to operate properly. A stuck thermostat can either cause engine overheating or overcooling.
If a thermostat is stuck closed, coolant will not circulate through the radiator. As a result, overheating could make the coolant boil.
When a thermostat is stuck open, too much coolant may circulate through the radiator and the engine may not reach proper operating temperature. The engine may run poorly for extended periods in cold weather. Engine efficiency (power, fuel mileage, and driveability) will be reduced.
The procedure for thermostat replacement is as follows:
To remove the thermostat, drain the coolant and remove the upper radiator hose from the engine.
Remove the retaining cap screws holding the thermostat housing to the engine. Tap the housing free with a rubber hammer. Lift off the housing and thermostat.
Scrape all of the old gasket material off the thermostat housing and sealing surface of the engine. Make sure that the housing is not warped. Place it on a flat surface and check the gaps between the housing and the surface. If warped, file the surface flat. This action will prevent coolant leakage.
Make sure the temperature rating is correct. Then place the thermostat into the engine. Normally, the pointed end on the thermostat should face the radiator hose. The pellet chamber should face the inside of the engine.
Position the new gasket with approved sealer. Start the cap screws by hand. Then torque them to the manufacturer's specifications in an alternating pattern DO NOT overtighten the housing bolts or warpage and or breakage may result. Most housings are made of soft aluminum or "pot metal."
Old radiator hoses and heater hoses are frequent causes of cooling system problems. Hoses should be checked periodically for leakage and general condition. The leakage may often be corrected by tightening or replacing hose clamps. After a few years of use, hoses deteriorate. They may become soft and mushy, or hard and brittle. Deteriorated hoses should be replaced to preclude future troubles. Cooling system pressure can rupture the hoses and result in coolant loss.
Inspect the radiator and heater hoses for cracks, bulges, cuts, or any other sign of deterioration. Squeeze the hoses to check whether they are hardened or softened and faulty. Flex or bend heater hoses and watch for signs of surface cracks. If any problem is detected, the affected hose should be replaced. However, where spiral spring stiffeners are used to control the tendency to collapse, such test will not work and the hose must be removed for inspection.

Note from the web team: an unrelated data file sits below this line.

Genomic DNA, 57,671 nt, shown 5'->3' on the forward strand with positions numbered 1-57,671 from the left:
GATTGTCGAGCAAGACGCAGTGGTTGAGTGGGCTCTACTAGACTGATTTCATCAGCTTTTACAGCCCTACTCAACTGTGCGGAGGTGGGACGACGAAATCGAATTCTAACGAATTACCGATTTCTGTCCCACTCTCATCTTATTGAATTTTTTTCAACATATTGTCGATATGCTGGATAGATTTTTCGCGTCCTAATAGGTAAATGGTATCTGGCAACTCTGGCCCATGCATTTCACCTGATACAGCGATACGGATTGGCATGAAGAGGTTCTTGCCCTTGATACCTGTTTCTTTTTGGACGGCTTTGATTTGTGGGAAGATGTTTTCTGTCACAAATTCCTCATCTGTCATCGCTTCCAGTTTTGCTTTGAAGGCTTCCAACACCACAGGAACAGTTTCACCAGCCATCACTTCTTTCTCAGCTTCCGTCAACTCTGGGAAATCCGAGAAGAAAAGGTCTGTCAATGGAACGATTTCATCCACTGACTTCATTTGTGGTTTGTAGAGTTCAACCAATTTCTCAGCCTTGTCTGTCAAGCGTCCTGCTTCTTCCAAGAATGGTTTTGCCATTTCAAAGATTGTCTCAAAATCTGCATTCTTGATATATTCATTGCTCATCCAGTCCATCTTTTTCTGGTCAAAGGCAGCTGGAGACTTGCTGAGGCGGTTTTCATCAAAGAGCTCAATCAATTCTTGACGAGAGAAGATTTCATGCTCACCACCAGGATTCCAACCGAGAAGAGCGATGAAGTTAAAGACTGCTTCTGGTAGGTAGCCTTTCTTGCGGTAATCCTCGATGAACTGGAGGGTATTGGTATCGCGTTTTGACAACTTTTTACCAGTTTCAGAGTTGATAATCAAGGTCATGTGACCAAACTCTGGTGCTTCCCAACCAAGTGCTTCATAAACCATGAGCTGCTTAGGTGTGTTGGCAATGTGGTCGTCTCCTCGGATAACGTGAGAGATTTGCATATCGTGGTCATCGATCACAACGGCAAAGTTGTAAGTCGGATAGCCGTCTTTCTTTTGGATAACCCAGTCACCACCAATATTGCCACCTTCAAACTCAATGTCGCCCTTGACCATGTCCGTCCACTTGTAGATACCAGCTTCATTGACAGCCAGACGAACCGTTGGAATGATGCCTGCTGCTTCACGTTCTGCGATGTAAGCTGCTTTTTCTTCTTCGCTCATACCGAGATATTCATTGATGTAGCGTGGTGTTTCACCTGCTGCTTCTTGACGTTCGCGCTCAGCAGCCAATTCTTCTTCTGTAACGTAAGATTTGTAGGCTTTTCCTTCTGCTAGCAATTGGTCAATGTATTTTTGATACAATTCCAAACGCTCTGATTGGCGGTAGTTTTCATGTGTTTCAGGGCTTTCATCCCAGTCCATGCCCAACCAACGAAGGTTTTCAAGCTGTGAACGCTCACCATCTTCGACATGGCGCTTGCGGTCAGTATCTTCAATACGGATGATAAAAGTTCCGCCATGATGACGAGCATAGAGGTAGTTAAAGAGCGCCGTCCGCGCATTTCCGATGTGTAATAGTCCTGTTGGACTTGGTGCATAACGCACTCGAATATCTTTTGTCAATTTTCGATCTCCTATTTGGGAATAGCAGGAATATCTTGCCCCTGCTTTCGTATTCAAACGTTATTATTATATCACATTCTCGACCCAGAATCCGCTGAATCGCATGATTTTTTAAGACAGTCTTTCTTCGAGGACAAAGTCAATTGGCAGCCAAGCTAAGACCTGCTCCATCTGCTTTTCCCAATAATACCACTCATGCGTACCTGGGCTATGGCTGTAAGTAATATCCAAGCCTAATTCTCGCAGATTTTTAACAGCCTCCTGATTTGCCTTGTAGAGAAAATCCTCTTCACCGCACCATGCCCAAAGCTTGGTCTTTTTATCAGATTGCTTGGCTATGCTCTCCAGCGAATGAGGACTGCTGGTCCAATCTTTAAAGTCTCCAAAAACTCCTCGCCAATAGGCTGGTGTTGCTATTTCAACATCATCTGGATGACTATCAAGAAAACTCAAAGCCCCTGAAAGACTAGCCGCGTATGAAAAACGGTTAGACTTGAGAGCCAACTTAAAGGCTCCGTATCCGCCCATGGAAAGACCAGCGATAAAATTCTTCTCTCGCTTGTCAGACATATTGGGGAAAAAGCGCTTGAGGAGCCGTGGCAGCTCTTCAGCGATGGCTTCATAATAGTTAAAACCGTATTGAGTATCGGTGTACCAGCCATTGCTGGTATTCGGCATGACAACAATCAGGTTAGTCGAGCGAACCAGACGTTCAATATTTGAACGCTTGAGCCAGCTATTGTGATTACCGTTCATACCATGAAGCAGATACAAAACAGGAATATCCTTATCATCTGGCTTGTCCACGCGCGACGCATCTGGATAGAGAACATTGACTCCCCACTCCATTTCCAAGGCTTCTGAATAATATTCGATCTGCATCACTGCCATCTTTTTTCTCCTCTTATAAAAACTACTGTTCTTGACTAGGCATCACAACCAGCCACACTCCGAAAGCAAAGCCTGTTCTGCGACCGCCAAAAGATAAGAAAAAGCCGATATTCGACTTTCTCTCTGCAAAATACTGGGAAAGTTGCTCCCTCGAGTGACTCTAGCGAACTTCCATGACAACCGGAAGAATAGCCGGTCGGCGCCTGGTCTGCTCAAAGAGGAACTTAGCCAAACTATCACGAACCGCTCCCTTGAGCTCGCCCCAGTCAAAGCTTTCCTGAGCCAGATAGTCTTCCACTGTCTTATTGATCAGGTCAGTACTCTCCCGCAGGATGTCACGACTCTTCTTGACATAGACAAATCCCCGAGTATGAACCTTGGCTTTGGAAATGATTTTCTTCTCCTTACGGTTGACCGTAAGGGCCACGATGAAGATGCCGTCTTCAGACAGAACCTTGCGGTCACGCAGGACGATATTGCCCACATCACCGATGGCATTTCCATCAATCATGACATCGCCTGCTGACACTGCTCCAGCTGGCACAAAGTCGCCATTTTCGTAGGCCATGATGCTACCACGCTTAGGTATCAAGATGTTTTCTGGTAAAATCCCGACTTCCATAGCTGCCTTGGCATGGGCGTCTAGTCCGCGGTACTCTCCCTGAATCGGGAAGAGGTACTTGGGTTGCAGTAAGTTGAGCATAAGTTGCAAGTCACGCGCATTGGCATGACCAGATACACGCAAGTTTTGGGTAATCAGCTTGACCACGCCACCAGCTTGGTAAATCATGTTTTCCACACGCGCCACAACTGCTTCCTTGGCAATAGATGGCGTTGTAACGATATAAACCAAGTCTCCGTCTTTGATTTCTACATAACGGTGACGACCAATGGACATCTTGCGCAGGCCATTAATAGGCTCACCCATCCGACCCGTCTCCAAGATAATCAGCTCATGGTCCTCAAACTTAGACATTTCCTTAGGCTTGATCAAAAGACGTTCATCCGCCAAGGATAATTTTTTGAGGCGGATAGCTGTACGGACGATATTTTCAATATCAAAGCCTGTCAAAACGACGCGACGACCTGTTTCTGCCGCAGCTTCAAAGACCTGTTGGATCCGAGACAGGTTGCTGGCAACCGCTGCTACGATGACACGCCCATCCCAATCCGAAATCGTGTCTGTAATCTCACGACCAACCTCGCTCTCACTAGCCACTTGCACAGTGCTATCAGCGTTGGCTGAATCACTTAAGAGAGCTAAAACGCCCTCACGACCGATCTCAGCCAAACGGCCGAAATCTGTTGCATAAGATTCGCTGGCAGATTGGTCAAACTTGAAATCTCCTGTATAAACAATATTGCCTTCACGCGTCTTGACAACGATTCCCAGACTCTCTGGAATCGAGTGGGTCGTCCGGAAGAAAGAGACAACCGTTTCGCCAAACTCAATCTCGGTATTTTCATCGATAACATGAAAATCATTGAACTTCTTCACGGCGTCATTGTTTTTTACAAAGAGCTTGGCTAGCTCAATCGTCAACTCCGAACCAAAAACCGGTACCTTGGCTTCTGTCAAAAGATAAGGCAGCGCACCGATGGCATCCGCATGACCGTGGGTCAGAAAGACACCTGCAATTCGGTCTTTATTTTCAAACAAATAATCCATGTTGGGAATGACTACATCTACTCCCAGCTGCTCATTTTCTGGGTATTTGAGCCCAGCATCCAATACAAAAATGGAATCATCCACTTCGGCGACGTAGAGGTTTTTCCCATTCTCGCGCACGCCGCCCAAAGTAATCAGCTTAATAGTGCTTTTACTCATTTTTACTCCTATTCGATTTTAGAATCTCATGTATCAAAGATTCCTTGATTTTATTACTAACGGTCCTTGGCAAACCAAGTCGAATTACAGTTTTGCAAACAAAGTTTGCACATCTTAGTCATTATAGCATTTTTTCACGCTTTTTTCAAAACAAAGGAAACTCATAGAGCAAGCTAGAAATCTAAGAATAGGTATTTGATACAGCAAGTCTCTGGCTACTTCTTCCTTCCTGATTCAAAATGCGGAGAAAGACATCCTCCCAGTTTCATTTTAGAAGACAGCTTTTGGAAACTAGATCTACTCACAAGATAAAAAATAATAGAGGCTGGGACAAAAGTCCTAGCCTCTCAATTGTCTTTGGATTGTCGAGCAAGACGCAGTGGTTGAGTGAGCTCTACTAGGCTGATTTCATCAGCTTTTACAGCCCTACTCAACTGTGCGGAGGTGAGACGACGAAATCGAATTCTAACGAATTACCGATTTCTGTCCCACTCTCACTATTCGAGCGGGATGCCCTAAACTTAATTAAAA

One of the easiest and quickest checks to the cooling system is the fan and fan belt. Check the fan for bent blades, cracks, and other problems. A bent or distorted fan on one with a loose blade should be replaced. Where the fan is just loose on its mounting, tightening is in order.
Fan belts, or drive belts, should be checked for wear and tension. Most wear occurs on the underside of the belt. To check a V-belt, twist the belt with your fingers. Check for small cracks, grease, glazing, and tears or splits. Small cracks will enlarge as the belt is flexed. Grease rots the rubber and makes the side slick so that the belt slips easily. A high-pitched squeal results from slippage. Large tears or splits in a belt allow it to be tossed from the pulley. On vehicles with a set of two belts, replace both if one is worn and requires replacement.
Use a belt tension gauge to check and adjust the fan belt tension. When you do not have a gauge or if space does not allow use of a gauge, you can make a quick check of belt tension. Press down on the free span of the belt, a point midway between the alternator or generator pulley and the fan pulley. Measure the amount of deflection. When free span is less than 12 inches between pulleys, belt deflection should be 1/8 to 1/4 inch. When free span is longer than 12 inches, belt deflection should be 1/4 to 1/2 inch.
A slipping belt can cause overheating and a run- down battery. These troubles result because a slipping belt cannot drive the water pump and alternator fast enough for normal operation. Sometimes a belt will slip and make noise even after it is adjusted to the proper tension. Several types of belt dressing are available which can be applied to both sides of the belt to prevent this problem. Belt dressing helps to eliminate noise and increase belt friction.Continue Reading